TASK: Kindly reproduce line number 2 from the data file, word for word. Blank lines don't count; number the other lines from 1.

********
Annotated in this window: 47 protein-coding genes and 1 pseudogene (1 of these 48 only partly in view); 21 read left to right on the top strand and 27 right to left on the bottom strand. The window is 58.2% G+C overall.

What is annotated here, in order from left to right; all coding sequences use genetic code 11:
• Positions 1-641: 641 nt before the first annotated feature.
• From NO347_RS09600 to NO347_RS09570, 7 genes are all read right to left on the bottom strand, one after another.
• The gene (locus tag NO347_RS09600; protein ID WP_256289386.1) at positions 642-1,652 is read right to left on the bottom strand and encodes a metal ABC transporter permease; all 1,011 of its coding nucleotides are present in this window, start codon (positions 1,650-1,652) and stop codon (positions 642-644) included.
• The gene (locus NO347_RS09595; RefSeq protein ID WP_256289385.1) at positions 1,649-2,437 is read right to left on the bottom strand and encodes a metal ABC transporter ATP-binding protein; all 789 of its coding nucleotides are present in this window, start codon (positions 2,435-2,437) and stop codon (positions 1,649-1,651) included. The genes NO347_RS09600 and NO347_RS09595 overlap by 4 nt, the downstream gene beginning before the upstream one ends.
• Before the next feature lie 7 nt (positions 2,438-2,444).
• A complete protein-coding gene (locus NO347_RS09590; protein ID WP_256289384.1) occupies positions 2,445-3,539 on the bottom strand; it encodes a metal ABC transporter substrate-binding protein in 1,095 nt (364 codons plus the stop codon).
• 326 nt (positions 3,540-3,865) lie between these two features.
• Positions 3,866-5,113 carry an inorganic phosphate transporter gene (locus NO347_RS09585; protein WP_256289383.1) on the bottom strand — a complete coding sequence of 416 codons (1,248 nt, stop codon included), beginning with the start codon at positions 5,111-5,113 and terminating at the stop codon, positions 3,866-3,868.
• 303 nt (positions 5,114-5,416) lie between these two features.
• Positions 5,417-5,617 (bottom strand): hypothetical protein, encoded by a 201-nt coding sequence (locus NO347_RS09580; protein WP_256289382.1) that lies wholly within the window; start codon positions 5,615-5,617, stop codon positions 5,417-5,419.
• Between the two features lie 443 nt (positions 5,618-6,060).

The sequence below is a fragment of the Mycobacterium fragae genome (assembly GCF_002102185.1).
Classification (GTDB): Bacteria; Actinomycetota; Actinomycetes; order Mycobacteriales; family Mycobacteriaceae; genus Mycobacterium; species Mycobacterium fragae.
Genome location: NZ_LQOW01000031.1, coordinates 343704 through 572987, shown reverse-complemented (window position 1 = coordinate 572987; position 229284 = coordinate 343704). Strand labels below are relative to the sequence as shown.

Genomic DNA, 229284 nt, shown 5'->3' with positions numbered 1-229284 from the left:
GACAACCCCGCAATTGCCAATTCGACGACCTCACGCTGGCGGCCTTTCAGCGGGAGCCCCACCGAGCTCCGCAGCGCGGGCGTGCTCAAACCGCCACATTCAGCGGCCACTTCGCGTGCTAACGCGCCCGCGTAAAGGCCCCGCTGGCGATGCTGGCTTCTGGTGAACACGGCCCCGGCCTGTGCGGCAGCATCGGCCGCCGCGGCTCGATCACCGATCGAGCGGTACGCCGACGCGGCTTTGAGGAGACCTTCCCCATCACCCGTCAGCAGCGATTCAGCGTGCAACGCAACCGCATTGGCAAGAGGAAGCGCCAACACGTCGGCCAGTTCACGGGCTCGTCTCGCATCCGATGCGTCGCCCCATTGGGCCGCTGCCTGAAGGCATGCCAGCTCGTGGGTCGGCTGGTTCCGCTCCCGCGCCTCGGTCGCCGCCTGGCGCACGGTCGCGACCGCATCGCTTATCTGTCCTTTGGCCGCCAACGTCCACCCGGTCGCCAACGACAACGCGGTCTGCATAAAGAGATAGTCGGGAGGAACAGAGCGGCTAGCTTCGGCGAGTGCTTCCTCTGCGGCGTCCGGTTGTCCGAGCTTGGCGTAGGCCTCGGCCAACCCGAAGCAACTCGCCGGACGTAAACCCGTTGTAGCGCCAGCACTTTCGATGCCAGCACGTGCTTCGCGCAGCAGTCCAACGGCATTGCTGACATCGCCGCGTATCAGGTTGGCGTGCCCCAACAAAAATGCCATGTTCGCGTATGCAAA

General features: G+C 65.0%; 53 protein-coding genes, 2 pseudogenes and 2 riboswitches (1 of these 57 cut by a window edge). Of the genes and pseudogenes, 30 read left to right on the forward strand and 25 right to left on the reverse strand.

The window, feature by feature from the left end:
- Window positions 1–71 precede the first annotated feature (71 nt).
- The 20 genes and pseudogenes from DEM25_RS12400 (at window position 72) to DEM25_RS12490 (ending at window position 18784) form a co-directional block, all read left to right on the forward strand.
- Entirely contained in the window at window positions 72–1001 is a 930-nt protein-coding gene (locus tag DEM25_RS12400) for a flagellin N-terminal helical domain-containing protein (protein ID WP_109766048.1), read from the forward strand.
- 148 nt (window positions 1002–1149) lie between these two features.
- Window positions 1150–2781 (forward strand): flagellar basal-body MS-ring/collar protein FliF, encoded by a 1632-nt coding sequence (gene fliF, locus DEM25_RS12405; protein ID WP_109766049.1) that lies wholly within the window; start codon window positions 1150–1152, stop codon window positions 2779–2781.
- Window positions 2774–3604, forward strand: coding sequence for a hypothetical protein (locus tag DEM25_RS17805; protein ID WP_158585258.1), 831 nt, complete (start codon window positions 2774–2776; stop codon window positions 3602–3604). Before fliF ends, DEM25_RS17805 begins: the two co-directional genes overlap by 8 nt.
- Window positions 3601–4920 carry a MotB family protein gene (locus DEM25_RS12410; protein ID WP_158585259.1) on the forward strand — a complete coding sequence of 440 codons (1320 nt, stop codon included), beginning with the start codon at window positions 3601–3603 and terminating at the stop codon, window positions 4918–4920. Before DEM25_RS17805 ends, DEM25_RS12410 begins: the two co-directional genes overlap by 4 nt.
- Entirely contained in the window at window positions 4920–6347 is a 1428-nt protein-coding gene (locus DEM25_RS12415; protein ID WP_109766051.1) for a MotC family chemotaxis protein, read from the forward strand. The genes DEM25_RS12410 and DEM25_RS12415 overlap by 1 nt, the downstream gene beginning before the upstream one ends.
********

What is annotated here, in order from left to right; all coding sequences use genetic code 11: